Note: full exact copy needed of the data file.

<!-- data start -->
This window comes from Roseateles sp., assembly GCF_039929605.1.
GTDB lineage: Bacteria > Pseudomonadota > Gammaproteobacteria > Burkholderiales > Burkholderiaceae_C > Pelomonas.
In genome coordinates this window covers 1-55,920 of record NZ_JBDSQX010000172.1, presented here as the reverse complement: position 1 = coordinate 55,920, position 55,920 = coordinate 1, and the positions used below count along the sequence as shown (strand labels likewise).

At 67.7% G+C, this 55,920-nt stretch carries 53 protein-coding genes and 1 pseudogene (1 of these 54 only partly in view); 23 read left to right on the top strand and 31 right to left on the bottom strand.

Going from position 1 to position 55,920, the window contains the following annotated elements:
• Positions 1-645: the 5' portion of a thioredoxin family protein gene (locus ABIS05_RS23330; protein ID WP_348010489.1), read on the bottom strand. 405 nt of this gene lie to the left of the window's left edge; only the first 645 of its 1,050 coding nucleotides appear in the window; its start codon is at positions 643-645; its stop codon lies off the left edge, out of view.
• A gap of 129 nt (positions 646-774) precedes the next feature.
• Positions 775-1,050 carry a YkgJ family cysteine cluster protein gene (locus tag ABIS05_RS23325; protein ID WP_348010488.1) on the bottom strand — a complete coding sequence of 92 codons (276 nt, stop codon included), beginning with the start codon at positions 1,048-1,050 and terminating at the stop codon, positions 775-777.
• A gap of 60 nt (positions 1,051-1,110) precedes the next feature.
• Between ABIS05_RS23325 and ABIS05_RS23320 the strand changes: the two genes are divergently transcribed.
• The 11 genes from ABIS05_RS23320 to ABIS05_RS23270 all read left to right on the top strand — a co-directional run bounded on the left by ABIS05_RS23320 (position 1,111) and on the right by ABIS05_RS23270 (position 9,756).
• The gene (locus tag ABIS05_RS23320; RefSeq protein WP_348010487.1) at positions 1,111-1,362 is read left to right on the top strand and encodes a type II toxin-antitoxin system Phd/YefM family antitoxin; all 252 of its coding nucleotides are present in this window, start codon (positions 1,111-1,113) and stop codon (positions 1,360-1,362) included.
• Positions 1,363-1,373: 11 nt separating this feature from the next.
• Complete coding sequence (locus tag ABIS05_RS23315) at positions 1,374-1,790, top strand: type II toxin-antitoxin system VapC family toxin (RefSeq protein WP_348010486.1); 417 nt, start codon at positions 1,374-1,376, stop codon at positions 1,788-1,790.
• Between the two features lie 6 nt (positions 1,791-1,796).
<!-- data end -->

This window comes from Roseateles sp., assembly GCF_039929605.1.
GTDB lineage: Bacteria > Pseudomonadota > Gammaproteobacteria > Burkholderiales > Burkholderiaceae_C > Pelomonas.
In genome coordinates this window covers 1-55,920 of record NZ_JBDSQX010000172.1, presented here as the reverse complement: position 1 = coordinate 55,920, position 55,920 = coordinate 1, and the positions used below count along the sequence as shown (strand labels likewise).

At 67.7% G+C, this 55,920-nt stretch carries 53 protein-coding genes and 1 pseudogene (1 of these 54 only partly in view); 23 read left to right on the top strand and 31 right to left on the bottom strand.

Going from position 1 to position 55,920, the window contains the following annotated elements:
• Positions 1-645: the 5' portion of a thioredoxin family protein gene (locus ABIS05_RS23330; protein ID WP_348010489.1), read on the bottom strand. 405 nt of this gene lie to the left of the window's left edge; only the first 645 of its 1,050 coding nucleotides appear in the window; its start codon is at positions 643-645; its stop codon lies off the left edge, out of view.
• A gap of 129 nt (positions 646-774) precedes the next feature.
• Positions 775-1,050 carry a YkgJ family cysteine cluster protein gene (locus tag ABIS05_RS23325; protein ID WP_348010488.1) on the bottom strand — a complete coding sequence of 92 codons (276 nt, stop codon included), beginning with the start codon at positions 1,048-1,050 and terminating at the stop codon, positions 775-777.
• A gap of 60 nt (positions 1,051-1,110) precedes the next feature.
• Between ABIS05_RS23325 and ABIS05_RS23320 the strand changes: the two genes are divergently transcribed.
• The 11 genes from ABIS05_RS23320 to ABIS05_RS23270 all read left to right on the top strand — a co-directional run bounded on the left by ABIS05_RS23320 (position 1,111) and on the right by ABIS05_RS23270 (position 9,756).
• The gene (locus tag ABIS05_RS23320; RefSeq protein WP_348010487.1) at positions 1,111-1,362 is read left to right on the top strand and encodes a type II toxin-antitoxin system Phd/YefM family antitoxin; all 252 of its coding nucleotides are present in this window, start codon (positions 1,111-1,113) and stop codon (positions 1,360-1,362) included.
• Positions 1,363-1,373: 11 nt separating this feature from the next.
• Complete coding sequence (locus tag ABIS05_RS23315) at positions 1,374-1,790, top strand: type II toxin-antitoxin system VapC family toxin (RefSeq protein WP_348010486.1); 417 nt, start codon at positions 1,374-1,376, stop codon at positions 1,788-1,790.
• Between the two features lie 6 nt (positions 1,791-1,796).